In the early history of physiology there was, quite naturally, little or no thought given to the nature of proteolytic changes.
This ferment, called by them galactase, on account of its origin in milk, is a proteolytic enzym of the tryptic type.
One of our conceptions regarding pepsin-proteolysis is that acid is necessary for every step in the proteolytic process.
Antipeptone, on the other hand, is incapable of further change by the proteolytic ferment trypsin.
These ferments may belong to either of the following well-recognised classes: proteolytic, diastatic, invertin, rennet.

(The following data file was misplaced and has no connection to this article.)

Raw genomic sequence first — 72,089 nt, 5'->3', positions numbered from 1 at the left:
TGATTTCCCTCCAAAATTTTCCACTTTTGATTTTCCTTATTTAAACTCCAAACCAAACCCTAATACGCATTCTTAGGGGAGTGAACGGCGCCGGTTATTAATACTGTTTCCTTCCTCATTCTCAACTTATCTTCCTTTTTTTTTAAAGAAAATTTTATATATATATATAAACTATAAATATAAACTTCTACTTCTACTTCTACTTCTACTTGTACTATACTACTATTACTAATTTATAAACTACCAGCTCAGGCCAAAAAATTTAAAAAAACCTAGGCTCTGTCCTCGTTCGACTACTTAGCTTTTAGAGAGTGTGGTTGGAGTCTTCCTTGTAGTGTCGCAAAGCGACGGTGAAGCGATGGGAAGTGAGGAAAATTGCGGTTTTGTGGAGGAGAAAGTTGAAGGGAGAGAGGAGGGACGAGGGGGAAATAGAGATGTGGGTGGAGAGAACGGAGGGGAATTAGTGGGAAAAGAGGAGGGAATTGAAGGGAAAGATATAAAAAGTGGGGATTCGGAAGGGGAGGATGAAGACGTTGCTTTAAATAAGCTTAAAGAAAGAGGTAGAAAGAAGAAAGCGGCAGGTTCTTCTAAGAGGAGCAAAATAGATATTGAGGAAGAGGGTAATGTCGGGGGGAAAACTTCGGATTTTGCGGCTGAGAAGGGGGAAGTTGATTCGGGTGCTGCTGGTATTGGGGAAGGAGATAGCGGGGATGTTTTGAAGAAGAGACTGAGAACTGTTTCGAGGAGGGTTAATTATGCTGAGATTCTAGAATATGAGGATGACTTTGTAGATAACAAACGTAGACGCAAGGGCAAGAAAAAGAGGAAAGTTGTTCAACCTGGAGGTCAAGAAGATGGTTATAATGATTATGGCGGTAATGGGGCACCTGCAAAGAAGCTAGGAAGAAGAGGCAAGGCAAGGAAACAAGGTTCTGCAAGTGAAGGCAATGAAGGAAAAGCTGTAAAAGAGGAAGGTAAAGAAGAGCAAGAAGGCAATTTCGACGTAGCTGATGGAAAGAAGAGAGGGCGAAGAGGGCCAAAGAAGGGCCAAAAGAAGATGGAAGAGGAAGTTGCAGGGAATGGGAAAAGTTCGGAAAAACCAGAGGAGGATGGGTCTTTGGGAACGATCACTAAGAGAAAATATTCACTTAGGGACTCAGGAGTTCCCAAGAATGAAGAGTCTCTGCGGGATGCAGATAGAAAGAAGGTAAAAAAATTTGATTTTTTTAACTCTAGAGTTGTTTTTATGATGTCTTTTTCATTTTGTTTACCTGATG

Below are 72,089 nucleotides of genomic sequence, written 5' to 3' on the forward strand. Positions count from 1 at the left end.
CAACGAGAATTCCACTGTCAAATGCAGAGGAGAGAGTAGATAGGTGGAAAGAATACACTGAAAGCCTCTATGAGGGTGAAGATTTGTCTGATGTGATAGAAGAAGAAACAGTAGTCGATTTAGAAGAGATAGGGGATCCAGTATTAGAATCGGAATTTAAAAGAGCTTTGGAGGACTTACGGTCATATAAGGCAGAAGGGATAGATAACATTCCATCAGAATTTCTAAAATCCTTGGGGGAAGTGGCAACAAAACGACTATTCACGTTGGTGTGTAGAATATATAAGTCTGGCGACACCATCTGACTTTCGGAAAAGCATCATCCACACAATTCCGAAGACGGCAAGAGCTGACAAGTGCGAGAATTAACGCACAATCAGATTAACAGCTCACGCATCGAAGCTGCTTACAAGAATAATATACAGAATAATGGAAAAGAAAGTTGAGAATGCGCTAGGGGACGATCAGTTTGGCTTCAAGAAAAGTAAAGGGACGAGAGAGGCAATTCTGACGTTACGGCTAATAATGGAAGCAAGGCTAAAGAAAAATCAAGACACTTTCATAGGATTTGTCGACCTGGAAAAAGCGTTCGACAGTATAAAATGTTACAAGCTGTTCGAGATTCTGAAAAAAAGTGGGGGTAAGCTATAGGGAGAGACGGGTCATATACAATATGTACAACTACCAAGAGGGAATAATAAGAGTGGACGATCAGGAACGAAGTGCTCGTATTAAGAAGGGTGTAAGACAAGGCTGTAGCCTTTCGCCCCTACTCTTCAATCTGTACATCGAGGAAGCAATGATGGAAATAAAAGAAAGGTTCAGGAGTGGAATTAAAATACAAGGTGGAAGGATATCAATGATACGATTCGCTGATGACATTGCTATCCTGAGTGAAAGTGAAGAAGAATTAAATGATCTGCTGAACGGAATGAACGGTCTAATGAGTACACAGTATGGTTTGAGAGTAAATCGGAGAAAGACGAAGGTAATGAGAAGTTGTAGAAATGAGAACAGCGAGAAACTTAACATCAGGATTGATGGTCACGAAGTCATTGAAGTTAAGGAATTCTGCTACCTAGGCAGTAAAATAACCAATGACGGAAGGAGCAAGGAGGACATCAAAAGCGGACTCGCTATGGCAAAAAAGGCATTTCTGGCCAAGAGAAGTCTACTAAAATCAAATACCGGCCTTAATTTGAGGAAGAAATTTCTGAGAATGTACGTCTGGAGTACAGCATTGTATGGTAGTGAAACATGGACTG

This fact affords additional evidence of the profound changes set in motion by this proteolytic enzyme.
This author, however, associates their activity with proteolytic rather than with carbohydrate metabolism.
Tryptic: acting like tripsin, the proteolytic ferment of the pancreatic fluid.
proteolytic pro·te·o·lyt·ic (prō'tē-ə-lĭt'ĭk)
Relating to, characterized by, or promoting proteolysis.
proteolysis pro·te·ol·y·sis (prō'tē-ŏl'ĭ-sĭs)
The hydrolytic breakdown of proteins into simpler, soluble substances, as occurs in digestion.